This oasis, lying low in Siberian iris, we now keep scrubbed of bird droppings and filled for our discriminating friend. He sips carefully, his pointy nose finding the sweet spot, his tongue lapping, thin and quick. I move silently to the kitchen window to watch. I want to run my hand down his gray-red back, down to his white-tipped muff of a tail. His legs are thin. He walks with delicacy on small paws.
Before political correctness doomed Uncle Remus’s rich wisdom, I enjoyed his stories as a child –– right alongside Aesop’s Fables, Grimm’s fairy tales, and Greek myth. Brer Fox was my favorite character in Joel Chandler Harris’s Songs of the South. I suppose I identified with him – a loner, pondering, watching, a sometimes rascally fellow into occasional thoughts of schadenfreude. Even now, when I get stuck in my own “tar baby” messes, I remember my furry teacher, Brer Fox.
I imagine our fox feeling safe at our place. His route is predictable: up the hill from his den down in the field, a stop at the watering hole, a slow and graceful trot across the back yard, a clear preference for the steps through the perennial garden, up to a rocky outcropping where he pauses, listening, at a thicket of cactus. I imagine that he remembers the chipmunk he discovered there, pouncing and capturing it in an arching leap through air. I have learned that foxes hear low-frequency sound and that, perhaps, he heard the hapless little mammal with the racing stripes, burrowing, coming up for morning air. The fox’s wait was quiet, patient. No struggle about it.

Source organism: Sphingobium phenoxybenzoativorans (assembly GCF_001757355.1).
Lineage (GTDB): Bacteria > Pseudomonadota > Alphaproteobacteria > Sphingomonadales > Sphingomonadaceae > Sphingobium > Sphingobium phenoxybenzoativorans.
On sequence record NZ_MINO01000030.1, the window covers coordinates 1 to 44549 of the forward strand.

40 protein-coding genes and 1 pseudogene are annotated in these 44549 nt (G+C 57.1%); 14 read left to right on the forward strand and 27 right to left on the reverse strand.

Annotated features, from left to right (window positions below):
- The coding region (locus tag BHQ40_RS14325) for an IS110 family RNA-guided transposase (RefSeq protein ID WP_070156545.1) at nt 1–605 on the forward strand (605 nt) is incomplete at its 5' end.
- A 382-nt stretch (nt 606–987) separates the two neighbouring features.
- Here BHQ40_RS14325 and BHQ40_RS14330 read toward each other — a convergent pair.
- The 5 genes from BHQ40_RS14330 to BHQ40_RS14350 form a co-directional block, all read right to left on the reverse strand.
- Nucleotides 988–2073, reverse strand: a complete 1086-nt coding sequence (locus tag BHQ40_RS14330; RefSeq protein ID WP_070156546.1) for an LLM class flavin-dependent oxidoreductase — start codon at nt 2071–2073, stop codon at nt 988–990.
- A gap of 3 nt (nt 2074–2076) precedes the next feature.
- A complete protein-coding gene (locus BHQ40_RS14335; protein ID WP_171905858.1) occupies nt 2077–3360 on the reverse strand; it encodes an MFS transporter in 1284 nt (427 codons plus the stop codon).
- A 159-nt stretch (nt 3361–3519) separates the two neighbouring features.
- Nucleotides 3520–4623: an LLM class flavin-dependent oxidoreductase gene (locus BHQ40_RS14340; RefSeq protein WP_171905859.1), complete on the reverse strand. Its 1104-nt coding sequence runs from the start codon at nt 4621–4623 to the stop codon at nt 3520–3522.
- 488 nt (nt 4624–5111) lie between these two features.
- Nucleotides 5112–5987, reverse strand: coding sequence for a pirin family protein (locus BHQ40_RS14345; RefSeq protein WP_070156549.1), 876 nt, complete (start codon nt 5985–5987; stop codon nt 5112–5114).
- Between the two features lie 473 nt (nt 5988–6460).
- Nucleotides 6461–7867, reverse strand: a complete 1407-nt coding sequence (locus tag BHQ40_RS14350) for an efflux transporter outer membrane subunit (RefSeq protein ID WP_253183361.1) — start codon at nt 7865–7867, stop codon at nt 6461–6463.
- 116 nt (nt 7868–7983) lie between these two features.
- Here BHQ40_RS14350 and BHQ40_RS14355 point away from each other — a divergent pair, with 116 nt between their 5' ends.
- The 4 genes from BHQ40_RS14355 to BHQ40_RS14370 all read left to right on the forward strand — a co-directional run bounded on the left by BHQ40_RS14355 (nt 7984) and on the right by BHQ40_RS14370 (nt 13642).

Just a graceful in-the-moment watching, poised in a relaxed attention, natural to him, that holds him together.
Just a graceful in-the-moment watching, poised in a relaxed attention, natural to him, that holds him together, inside and outside. I remember thinking the lunge was cat-like.
“I said ‘Good mornin’,” Brer Rabbit said to the tar baby. Dressed in a hat, the tar baby looked to Brer Rabbit like a real person. Impatient and not one to be ignored, Brer Rabbit punched the tar baby with a left hook, then with a right, then with both feet. His struggles had landed him, stuck, in his own issues. Brer Fox, laughing like crazy, enjoyed the show from behind a bush.
Several weeks ago, we watched with fascination as our fox cornered a mouse and played with his catch for minutes, enjoying a game of volleyball, of sneak and toss, of cavort and hide, until his joyful game became his lunch. And we know that good feelings and a few light moments at table aid the digestion.
This morning, our fox rests on the garden steps in full sun, grooms himself patiently and works those pointy ears like rotating antennae. I stand at the sunroom windows, not moving, ten feet away from his small gray-red body, and look at him in wonder. He looks at me straight on. His ears come around when I move closer. He wraps his tail, white-tipped and muff-like, and rests there, confident.
Moments later, having had enough of me, he trots up the hill toward the vineyard, looking for something else to stick his nose into. His gait, so appropriate to his purpose, is unhurried. Inhabiting his small body, he knows what to do, and when, while my human day stretches out, over-planned and held together by a list. When I remember the fox, I can slow my pace, remember my purpose, and inhabit my body too.